I guess I don't understand the problem. Your washer and dryer have lint filters, don't they? If you worry, just open the dryer every now and then while it is drying and clean the filter. I have both front-loading washer and dryer (and a lab) and still wonder what the problem is?

    Bookmark   December 8, 2009 at 4:24PM
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sylviatexas1

She has a brand new washing machine & she just wants it to keep its "new car smell" a little longer!

I don't blame her.

    Bookmark   December 9, 2009 at 3:27PM
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joepyeweed

I usually add a drop of tea tree oil to my wash water, especially for dog bedding.

    Bookmark   December 9, 2009 at 3:39PM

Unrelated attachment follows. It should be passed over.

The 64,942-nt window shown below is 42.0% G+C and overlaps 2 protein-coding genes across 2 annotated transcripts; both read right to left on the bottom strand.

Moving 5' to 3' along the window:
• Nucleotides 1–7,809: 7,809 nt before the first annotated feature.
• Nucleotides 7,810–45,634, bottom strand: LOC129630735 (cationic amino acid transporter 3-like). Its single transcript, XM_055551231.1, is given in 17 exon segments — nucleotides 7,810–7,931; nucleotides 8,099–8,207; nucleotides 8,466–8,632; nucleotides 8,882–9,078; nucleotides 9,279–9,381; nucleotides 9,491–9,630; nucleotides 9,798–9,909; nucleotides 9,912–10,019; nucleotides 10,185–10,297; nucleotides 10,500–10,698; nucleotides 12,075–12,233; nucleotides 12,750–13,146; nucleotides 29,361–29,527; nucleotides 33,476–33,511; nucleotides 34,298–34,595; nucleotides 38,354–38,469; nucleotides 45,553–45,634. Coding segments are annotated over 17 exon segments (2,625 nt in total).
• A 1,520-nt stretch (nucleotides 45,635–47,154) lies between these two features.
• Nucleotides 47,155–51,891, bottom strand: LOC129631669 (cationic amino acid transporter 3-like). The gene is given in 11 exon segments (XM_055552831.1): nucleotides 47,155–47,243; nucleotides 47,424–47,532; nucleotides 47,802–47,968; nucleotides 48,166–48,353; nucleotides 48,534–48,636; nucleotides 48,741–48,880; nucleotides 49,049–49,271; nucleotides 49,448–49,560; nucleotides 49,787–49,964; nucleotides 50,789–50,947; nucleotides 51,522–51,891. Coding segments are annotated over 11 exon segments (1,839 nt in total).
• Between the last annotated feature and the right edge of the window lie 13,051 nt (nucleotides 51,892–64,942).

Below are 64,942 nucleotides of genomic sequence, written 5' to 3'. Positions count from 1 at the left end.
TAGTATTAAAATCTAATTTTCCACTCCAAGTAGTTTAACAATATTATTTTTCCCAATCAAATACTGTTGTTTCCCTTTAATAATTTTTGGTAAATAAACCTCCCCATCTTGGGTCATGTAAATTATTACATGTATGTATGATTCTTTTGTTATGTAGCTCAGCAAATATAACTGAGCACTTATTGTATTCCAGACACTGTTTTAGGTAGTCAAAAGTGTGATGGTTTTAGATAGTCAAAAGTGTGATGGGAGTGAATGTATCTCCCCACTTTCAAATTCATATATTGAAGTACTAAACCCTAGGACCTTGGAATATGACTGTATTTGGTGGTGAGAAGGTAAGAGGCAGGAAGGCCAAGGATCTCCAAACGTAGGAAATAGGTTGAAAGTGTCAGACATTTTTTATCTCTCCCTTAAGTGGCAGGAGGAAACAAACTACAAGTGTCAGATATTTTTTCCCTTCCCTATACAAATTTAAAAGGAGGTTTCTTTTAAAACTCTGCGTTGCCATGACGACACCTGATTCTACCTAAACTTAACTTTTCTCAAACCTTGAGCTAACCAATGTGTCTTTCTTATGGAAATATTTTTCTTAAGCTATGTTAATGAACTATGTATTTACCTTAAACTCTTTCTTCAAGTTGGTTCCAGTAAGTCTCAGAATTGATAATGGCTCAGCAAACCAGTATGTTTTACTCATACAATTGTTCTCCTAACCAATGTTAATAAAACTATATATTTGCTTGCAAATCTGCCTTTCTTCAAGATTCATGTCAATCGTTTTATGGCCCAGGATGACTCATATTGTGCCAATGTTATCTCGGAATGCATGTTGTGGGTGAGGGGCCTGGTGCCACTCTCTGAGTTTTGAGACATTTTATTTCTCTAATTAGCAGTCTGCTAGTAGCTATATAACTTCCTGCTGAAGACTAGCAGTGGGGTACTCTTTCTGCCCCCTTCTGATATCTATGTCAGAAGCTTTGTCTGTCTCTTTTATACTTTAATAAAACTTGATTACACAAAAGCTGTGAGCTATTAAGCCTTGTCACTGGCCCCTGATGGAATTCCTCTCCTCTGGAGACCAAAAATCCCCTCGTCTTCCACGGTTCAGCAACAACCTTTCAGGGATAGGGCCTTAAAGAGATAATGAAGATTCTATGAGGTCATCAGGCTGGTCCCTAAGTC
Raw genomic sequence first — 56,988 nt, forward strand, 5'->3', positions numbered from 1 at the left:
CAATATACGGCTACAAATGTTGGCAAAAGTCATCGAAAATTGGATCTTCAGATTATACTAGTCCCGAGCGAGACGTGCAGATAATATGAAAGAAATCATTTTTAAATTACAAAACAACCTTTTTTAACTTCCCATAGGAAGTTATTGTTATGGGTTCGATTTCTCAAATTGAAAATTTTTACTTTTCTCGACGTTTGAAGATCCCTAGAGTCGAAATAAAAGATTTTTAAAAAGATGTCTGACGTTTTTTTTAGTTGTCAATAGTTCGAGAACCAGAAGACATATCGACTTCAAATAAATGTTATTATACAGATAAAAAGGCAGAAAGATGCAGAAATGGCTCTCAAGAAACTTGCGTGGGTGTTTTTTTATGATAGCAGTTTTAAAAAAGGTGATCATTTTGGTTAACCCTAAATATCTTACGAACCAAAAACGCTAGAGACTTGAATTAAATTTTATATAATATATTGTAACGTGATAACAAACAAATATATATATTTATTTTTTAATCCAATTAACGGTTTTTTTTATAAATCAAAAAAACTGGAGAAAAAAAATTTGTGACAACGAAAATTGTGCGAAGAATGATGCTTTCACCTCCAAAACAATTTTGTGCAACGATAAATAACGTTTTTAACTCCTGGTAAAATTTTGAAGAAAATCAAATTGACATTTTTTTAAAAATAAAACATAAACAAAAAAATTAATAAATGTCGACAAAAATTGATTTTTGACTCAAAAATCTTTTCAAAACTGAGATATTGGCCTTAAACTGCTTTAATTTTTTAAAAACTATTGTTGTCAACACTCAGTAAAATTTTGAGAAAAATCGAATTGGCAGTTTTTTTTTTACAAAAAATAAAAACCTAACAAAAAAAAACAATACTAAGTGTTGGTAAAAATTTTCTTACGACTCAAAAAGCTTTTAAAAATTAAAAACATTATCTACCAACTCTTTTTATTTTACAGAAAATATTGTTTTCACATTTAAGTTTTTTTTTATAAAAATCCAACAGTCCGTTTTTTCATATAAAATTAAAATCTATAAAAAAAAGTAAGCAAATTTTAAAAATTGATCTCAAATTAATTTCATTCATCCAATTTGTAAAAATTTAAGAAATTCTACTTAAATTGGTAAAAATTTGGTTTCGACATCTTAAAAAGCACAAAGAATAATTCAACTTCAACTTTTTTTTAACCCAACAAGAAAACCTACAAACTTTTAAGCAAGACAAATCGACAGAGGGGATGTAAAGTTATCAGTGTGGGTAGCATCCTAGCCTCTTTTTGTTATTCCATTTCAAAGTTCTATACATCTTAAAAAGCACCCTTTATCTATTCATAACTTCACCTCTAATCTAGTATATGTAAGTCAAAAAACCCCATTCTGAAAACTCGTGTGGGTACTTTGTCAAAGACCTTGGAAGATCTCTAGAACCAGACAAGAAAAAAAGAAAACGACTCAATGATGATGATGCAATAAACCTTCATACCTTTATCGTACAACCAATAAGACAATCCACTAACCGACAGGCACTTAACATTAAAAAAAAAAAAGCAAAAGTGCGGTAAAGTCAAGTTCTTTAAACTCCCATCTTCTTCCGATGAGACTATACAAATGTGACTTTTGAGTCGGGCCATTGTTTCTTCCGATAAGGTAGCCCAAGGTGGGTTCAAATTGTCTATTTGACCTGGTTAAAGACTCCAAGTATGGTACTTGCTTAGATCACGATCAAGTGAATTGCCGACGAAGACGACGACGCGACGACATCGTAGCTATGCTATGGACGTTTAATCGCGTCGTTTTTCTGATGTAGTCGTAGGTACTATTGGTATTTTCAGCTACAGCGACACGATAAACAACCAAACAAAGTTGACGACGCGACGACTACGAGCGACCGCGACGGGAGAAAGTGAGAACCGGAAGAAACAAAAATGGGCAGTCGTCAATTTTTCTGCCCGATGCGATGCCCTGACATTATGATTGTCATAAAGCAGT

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carmen_grower_2007

I have used my (high end) washer and dryer for pet bedding since they were new ---- what did I buy them for if not to clean things? High giggle factor here!

    Bookmark   December 9, 2009 at 4:50PM
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trinigemini

Carmen I actually agree with you. Pets are part of the family and should be treated as such. While I understand people may want to keep things nice and clean and perfect, you have to make compromises when you own an animal.

For instance I love the way some people have their homes immaculate. A friend of mine has an all white living room which looks fabulous. I know I will never have that. To me it is more important to live in a home than to have it perfect.

My couches will always have some dog hair. I look for carpets and tiles that can hide dog drool and the dirt that comes in on their feet. My white down comforter is now covered by a red duvet cover.